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Former UAW President Implicated In Union’s Corruption Scandal

If the allegations prove true, that former UAW president Dennis Williams instructed staff to use training center funds for union expenses, the UAW corruption scandal that has plagued the union for the last year goes all the way to the top of the union.

Former UAW President Dennis Williams allegedly told staff to use money from training center fund to pay for union travel. Source: ABQ Journal

For the last year, the United Auto Workers has been plagued with a scandal that has called into question the validity of its representation of workers at Fiat Chrysler.

According to federal prosecutors, union executives were kept “fat dumb and happy” with millions being bestowed upon them in gifts and payments from moneys that were meant to go to a FCA workers training center.

While several have already pled guilty and one–the wife of a former UAW Vice President–has already been sentenced to prison.

While, much has been focused on those involved with the FCA training center, one of those accused has now implicated the recently retired UAW president Dennis Williams as having directed the misuse of funds.

This, from the Detroit News, is stunning:

A former labor official told federal prosecutors that United Auto Workers President Dennis Williams directed subordinates to use funds from Detroit’s automakers, funneled through training centers, to pay for union travel, meals and entertainment.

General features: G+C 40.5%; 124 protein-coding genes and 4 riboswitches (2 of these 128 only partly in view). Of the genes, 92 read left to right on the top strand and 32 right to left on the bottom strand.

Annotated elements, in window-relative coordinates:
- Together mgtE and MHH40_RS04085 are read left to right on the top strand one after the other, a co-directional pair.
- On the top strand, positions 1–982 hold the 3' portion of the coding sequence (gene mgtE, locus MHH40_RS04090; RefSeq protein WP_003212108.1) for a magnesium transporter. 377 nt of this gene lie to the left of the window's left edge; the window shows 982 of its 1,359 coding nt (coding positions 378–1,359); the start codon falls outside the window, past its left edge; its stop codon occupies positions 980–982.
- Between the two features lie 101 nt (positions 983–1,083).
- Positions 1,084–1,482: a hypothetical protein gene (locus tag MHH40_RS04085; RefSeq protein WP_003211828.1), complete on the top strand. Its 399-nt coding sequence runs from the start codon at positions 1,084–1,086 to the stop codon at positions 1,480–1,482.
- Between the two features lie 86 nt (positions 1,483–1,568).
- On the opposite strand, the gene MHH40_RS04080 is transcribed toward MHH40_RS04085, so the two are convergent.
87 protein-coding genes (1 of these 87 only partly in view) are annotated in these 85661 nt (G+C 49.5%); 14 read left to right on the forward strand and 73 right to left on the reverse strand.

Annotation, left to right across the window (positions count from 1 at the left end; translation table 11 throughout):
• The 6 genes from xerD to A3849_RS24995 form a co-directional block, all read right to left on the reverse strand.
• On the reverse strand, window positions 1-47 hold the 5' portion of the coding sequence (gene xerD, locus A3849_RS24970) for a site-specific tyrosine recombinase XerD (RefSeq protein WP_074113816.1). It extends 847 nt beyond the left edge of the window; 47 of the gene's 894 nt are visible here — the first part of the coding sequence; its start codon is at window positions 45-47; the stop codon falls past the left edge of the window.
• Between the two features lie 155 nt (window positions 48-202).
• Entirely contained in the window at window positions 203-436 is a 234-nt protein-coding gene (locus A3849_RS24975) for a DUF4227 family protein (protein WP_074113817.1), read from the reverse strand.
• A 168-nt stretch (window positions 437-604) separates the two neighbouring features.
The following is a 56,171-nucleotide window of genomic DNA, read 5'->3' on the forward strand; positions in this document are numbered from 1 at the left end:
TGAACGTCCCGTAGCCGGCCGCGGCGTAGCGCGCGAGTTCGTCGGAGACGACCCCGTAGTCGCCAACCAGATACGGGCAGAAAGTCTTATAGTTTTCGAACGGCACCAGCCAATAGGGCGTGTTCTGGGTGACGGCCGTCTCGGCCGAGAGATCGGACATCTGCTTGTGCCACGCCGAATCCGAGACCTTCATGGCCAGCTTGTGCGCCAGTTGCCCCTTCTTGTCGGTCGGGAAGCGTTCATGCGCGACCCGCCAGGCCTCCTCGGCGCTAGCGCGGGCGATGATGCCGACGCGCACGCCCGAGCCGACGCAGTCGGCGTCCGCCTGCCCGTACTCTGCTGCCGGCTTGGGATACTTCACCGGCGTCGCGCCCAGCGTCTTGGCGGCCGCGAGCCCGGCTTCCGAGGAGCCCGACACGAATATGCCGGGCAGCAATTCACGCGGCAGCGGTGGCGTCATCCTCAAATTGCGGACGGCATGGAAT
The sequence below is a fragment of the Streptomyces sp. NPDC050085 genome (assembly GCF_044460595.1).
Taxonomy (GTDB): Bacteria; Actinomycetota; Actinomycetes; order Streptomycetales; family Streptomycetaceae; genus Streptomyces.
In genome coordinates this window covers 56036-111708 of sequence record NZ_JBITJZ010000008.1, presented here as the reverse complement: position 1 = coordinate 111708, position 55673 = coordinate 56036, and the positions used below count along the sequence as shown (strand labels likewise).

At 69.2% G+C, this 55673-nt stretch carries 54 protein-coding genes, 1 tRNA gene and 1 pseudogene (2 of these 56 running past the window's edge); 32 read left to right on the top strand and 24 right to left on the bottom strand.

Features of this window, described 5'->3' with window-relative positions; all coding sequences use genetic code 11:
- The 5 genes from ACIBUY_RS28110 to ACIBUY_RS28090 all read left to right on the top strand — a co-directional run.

As part of a plea agreement filed Monday, Nancy Adams Johnson told investigators Williams made the directive to relieve pressure on the union’s budget. Williams, the union’s president from 2014 until mid-June, and the UAW had no comment on the allegations made by Adams Johnson, the second-highest ranking official in the union’s Fiat Chrysler department.

Money filtered through the training centers for the benefit of UAW officials is at the center of a widening scandal that has led to seven convictions, a shakeup at the highest levels of the auto industry and raised questions about the sanctity of labor negotiations between the union and Detroit’s automakers.


If the allegations are true, and Williams was complicit in the misuse of training center funds, this may mean the scandal is wider than the misuse of FCA funds by a few bad actors. It may spread across to the other automakers and other UAW leaders as well.

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